Examining New Approaches to the Interpretation of MFN Clauses in International Investment Agreements – Vol. 30 No. 1

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Author: Jeremy R. Stewart*

Published: December 2019

United States
Investment Disputes
States as Parties


Many countries are in the process of reforming their approach to investment treaties, with a view to creating additional certainty and narrowing the scope of substantive treaty obligations. However, a key part of many international investment agreements (“IIAs”), the most-favored nation (“MFN”) clause, presents a significant impediment to this reform process. MFN clauses (as conventionally interpreted) have the potential to play the role of a trojan horse—infiltrating a State’s network of investment treaties by importing broad substantive disciplines into many of the other investment treaties to which that State is party. In so doing, MFN clauses slow down a State’s efforts to reform its network of ITAs by perpetuating many of the broad substantive obligations which some States now seek to constrain.

Against this background, this article examines two competing approaches to the interpretation of MFN clauses in IIAs. By way of a framework, this article uses the following paradigms as a means of conceptualizing MFN provisions in IIAs:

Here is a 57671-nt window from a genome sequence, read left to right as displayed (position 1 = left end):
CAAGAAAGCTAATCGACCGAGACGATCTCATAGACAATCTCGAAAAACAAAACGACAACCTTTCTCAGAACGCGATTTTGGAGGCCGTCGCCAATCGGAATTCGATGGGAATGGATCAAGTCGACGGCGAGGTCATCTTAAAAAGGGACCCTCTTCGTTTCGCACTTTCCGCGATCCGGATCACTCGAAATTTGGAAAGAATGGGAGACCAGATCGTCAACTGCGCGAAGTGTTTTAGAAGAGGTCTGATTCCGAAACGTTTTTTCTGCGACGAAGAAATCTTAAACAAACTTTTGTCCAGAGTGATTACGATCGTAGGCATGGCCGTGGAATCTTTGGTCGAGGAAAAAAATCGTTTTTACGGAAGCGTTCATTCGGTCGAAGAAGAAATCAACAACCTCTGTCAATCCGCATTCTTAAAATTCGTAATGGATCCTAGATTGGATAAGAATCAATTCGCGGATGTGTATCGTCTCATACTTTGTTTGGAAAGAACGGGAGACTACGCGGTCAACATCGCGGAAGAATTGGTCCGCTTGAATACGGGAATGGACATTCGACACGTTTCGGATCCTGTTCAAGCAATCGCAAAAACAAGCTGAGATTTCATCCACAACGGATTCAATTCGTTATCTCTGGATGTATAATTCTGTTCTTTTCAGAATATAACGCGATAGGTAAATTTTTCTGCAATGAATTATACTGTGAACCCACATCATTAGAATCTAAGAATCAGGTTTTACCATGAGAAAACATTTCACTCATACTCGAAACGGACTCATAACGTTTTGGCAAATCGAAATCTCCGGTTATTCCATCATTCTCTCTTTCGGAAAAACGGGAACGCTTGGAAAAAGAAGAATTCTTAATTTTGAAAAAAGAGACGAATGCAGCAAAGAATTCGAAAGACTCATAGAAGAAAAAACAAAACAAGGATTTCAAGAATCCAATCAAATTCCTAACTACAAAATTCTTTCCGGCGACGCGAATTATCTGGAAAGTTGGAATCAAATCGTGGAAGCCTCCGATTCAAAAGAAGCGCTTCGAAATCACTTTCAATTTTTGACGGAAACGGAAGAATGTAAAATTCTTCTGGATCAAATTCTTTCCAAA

• as a promise by State A to give investors from State B the benefit of any bargain State A strikes with a third State (the “importation approach”); or

• as a promise that State A’s actions will not discriminate against investors from State B relative to its actions towards investors from a third country (the “actual non-discrimination approach”).


This article […] seeks to draw deeper comparisons between MFN clauses in the World Trade Organization (“WTO”) and MFN clauses in IIAs. It also considers the implications of recent developments in State practice with respect to MFN clauses—particularly with respect to the Comprehensive Economic and Trade Agreement (“CETA”), the United States-Mexico-Canada Agreement (“USMCA”), and the EU-Japan Economic Partnership Agreement (“EJEPA”).

Section II gives a broad outline of the traditional approach to the interpretation of MFN clauses by investment tribunals and the challenges to this approach following İçkale.

Section III examines the different function of MFN clauses in the bilateral (or plurilateral) context of IIAs as compared with the multilateral context of the WTO.

Section IV then outlines new approaches to MFN clauses in recent IIAs, and considers the extent to which these new MFN clauses reflect a clarification, or a modification of the status quo.

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*LL.M., Columbia Law School, Class of 2019.